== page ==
Chapter 10: Something Old, Something New: Revelation and Empire by Dwight D. Sheets revisits what may be the most discussed text in the field. Revelation is presented as the most anti-imperial document of the New Testament. Sheets revisits how we understand the author’s beliefs about Jesus’ return and the nature of apocalyptic discourse. He provides a thoughtful reconsideration of Domitian, which I found to be the most insightful part of the chapter (see pp. 202-205).Through this lens of the imminent return of Christ accompanied by the warning against cultural assimilation Sheets argues that these factors may have been far more influential than merely some theory of anti-empire.
If I were to critique this book in any way it would be this: each chapter needs to be its own book. For those who are attracted to the writings of Carter, Crossan, Horsley, and others this book may bother you because it has to provide a brief rebuttal. This may seem insufficient when we consider how much work these aforementioned authors have put into their anti-imperial readings. That said, if the reader is able to take these brief proposals and then revisit anti-imperial readings with them in mind I think a more fruitful, nuanced vision of how early Christians related to Rome will emerge. Empire studies have benefitted New Testament studies. There is no doubt about that. Yet we need to make sure to avoid a pendulum swing, The New Testament may not be about the “sweet by and by,” but neither is it about revolt or being so anti-Roman that the authors hoped to see Rome collapse some way other than when Christ returns, when all empires will collapse, not just Rome. I highly recommend this book for those who are new to the field or those who have been studying in it a while now.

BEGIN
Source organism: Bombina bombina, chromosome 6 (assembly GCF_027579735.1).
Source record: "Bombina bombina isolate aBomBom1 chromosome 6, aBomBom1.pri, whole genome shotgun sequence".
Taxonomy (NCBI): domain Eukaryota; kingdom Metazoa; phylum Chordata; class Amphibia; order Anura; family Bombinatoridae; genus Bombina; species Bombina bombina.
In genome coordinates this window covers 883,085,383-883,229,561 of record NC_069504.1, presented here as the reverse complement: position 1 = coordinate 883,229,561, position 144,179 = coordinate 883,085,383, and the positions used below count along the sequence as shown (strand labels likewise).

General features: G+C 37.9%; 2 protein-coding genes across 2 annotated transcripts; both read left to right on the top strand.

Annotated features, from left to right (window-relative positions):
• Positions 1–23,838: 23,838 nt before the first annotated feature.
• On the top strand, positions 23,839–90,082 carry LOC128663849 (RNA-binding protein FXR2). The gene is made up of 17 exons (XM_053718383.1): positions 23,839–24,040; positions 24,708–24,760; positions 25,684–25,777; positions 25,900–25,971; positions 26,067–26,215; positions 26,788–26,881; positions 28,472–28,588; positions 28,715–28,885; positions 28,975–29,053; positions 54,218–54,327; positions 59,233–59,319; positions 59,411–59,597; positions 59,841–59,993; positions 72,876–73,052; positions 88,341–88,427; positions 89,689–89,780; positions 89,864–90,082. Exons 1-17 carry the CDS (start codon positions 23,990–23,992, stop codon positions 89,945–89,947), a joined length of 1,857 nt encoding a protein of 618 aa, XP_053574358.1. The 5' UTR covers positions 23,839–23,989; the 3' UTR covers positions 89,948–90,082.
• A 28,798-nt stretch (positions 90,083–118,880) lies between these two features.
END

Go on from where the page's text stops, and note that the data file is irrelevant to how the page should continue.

I received Warren Carter’s new book Seven Events that Shaped the New Testament World for review from Baker Academic under the impression that this book was about events that shaped the world behind the New Testament, i.e. the cultural matrix of the narrative we find in the New Testament. This is true, in part, but it may have been titled Seven Things that Shaped the New Testament Canon or Seven Things That Shaped Early Christianity (my preferred title) because the seven “events” are not all events and the thing being shaped may be early Christianity, not the world of early Christianity or the canon of the New Testament. That said, the book remains a fine, short introduction to seven things that did influence the emergence of Christianity.
Message of the Book
Carter provides readers with “…an orientation to some important aspects of the early Jesus movement and the New Testament.” (KL*, 60) He writes, “I take each event as a focal point for larger cultural dynamics and sociohistorical realities that were in some way significant for followers of Jesus and the New Testament.” (KL, 65) This book explores the cultural forces that shaped Christianity. Some things made Christians resistant. Some things were accommodated. Carter notes,